That’s why, in addition to banning drone flight, the NPS also has other strict rules about what you can and cannot do in Bryce Canyon.
These rules are designed to keep encounters between people and wildlife to a minimum to preserve the peace and environment these animals have a right to.
The NPS also believes that it’s within the best interest to bar drones from Bryce Canyon for the sake of the park itself.
Although we’re not sure if it’s happened in this park specifically, other national parks that have allowed drones to fly at one time have reported that drones have crashed or landed in areas where they should not be.
What happens if you fly a drone in Bryce Canyon? #
Should you decide to try to sneak in a drone to Bryce Canyon National Park and fly there anyway, you’re violating a laundry list of rules under the Code of Federal Regulations.
One of these is 36 C.F.R. §2.12(a)(3), which bans devices “powered by a portable motor or engine, except pursuant to the terms and conditions of a permit” in non-developed areas.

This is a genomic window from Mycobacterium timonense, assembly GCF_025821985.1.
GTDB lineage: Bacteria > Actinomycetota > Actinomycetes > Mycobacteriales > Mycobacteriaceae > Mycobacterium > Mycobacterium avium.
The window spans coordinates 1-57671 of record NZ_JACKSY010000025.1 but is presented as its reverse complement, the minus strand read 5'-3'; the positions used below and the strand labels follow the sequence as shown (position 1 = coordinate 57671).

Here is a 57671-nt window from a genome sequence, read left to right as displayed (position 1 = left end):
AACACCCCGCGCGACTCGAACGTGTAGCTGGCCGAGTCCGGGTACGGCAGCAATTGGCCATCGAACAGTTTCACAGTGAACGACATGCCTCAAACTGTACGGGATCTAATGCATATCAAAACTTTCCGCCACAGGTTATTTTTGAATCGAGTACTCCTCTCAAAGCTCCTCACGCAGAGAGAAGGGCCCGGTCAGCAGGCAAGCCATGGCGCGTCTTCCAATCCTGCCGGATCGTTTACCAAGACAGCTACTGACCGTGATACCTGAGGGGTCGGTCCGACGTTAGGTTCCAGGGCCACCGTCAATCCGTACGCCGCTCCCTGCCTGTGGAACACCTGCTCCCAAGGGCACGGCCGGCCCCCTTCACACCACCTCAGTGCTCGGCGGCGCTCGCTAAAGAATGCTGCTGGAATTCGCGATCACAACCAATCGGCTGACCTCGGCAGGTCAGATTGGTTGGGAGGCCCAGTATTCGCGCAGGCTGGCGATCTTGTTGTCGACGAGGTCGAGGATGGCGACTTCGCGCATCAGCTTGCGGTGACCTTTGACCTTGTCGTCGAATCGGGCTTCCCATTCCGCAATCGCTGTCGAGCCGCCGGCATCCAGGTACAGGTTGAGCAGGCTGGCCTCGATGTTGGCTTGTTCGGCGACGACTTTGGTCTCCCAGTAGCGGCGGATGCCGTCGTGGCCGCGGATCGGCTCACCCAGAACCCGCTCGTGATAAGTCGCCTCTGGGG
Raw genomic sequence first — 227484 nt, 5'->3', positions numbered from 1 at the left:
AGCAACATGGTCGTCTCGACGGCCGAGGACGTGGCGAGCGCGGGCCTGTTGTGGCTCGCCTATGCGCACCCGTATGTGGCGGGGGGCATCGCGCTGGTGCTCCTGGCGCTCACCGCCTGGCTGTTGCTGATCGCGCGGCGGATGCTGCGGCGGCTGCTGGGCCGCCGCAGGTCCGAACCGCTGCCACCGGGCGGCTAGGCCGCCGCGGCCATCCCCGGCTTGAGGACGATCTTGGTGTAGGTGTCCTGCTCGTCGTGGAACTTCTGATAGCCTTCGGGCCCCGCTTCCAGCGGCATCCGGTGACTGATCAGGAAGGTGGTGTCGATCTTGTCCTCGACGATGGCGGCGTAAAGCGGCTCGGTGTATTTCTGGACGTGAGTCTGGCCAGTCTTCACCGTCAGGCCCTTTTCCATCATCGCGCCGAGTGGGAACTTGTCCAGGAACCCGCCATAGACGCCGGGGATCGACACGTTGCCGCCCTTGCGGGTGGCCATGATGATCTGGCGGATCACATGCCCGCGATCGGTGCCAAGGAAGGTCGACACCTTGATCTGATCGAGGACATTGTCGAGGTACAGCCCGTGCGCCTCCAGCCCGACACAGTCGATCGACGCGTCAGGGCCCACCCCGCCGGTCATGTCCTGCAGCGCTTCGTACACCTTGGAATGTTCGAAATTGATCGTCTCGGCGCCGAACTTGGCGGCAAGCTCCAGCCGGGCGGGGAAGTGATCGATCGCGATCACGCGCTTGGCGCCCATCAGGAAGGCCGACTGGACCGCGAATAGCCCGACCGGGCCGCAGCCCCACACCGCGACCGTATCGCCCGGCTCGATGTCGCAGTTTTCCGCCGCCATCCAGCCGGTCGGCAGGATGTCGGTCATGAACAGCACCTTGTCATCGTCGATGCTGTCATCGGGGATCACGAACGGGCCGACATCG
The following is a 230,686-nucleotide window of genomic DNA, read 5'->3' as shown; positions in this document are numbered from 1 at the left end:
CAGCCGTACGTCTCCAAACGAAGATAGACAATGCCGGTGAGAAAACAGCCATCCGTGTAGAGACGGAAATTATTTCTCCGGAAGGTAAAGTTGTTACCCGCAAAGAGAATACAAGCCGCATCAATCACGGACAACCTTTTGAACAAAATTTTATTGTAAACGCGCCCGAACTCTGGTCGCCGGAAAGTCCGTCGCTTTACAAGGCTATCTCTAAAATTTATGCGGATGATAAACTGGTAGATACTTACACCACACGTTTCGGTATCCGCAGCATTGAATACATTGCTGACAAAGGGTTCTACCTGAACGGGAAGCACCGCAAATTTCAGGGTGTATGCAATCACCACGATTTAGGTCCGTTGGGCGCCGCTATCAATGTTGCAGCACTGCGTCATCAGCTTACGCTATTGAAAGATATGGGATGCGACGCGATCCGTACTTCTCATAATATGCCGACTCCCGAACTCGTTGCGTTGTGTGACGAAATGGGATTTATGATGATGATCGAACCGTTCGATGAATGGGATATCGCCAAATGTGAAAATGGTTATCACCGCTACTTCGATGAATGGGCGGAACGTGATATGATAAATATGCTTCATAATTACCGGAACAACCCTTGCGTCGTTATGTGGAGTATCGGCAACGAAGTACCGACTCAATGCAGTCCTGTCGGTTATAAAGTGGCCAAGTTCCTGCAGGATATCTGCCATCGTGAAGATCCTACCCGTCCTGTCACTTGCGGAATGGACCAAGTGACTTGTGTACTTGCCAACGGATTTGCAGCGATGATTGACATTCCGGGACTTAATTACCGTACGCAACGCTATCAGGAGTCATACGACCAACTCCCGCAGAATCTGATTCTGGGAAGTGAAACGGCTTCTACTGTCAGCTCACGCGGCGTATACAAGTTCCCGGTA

You’re also breaking the disorderly conduct rule per 36 C.F.R. §2.34, which is as follows:
“(a) A person commits disorderly conduct when, with intention to cause public alarm, nuisance, jeopardy or violence, or knowingly or recklessly creating a risk thereof, such person commits any of the following prohibited acts:
(1) Engages in fighting or threatening, or in violent behavior.
(2) Uses language, in utterance, or gesture, or engages in a display or act that is obscene, physically threatening or menacing, or done in a manner that is likely to inflict injury or incite an immediate breach of the peace.
(3) Makes noise that is unreasonable, considering the nature and purpose of the actor’s conduct, location, time of day or night, and other factors that would govern the conduct of a reasonably prudent person under the circumstances.
(4) Creates or maintains a hazardous or physically offensive condition.”